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The Vine that Ate the South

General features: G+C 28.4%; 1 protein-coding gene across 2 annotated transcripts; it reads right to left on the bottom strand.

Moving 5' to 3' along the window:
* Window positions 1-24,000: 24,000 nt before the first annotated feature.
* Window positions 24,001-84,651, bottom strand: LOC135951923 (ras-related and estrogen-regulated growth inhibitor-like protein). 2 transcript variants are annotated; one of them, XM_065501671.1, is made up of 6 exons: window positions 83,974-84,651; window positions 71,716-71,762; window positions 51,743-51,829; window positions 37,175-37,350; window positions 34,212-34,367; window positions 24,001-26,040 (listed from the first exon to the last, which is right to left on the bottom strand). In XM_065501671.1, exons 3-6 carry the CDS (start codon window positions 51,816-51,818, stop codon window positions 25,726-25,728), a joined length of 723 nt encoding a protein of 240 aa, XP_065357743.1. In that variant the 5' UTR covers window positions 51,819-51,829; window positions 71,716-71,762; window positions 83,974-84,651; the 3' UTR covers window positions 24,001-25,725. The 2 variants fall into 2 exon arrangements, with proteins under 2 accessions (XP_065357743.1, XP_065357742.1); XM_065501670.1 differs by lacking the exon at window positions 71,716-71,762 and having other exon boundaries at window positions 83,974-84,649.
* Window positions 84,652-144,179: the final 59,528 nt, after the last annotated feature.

Kudzu looks innocent enough, yet the invasive plant easily overtakes trees, landscapes, telephone poles, whatever is in its path. Kudzu grows out of control quickly, spreading through runners (stems that root at the tip when in contact with moist soil), rhizomes and by vines that root at the nodes to form new plants. Once established, kudzu grows at a rate of one foot per day with mature vines reaching as long as 100 feet. Kudzu was brought to North America in the late 1800s as an ornamental and farmers were encouraged to plant it to anchor steep banks of soil and thereby prevent erosion. Sometimes referred to as “the vine that ate the South,” the plant has become a rampant invasive species in parts of the southeastern United States and readily spreads over trees and shrubs, often killing them. Northern winters tend to kill the plant’s stems but allow the roots to survive. Control methods include herbicide sprays, manual cutting and mowing, and the use of goats and sheep. Climate change puts a lot of stress on native species. Invasive species like kudzu are often more adaptable to change than many native plants and can outcompete them early in the growing season. Kudzu can weather dry periods with its deep root systems and then take over where native plants could not survive. Agricultural Research Service (ARS) scientists in Stoneville, Mississippi, reviewed different programs known to successfully suppress kudzu. Mark A. Weaver, a plant pathologist in the ARS Biological Control of Pests Research Unit, and his team used a combination of these programs, including a herbicide-free "organic" system, to achieve a high rate of kudzu suppression and eradication. Weaver states, “What we didn't know back then is that this native Asian plant doesn't control erosion; instead, it hides erosion while quickly gobbling up surrounding landscapes. Kudzu damages or kills other plants by smothering them under layers of leaves.” Typically, it takes about 10 years of persistent herbicide applications to eradicate kudzu. Weaver developed a series of effective management programs that can substantially reduce kudzu over one and two-year periods. Once landowners remove kudzu, they can use their land productively, according to Weaver. They can establish forestry, wildlife habitats and recreational parks. Weaver applied four different herbicides (aminocyclopyrachlor, aminopyralid, fluroxypyr, metsulfuron methy)l and combinations of these herbicides achieved 99 to 100% reduction in aboveground kudzu biomass. A bioherbicide treatment (Myrothecium verrucaria) at three different kudzu-infested sites. A bioherbicide is a biologically based control agent for weeds. He repeated these treatments for two years. Results showed a high level of suppression on the small plots after just one year. An even higher percentage of kudzu—99 to 100 percent—was killed during the second year. The organic treatment, which also established native vegetation, killed 91 percent of kudzu after one year and 95 percent after two years. The treatment involves applying a bioherbicide application, mowing and revegetation. Credits: USDA/ARS

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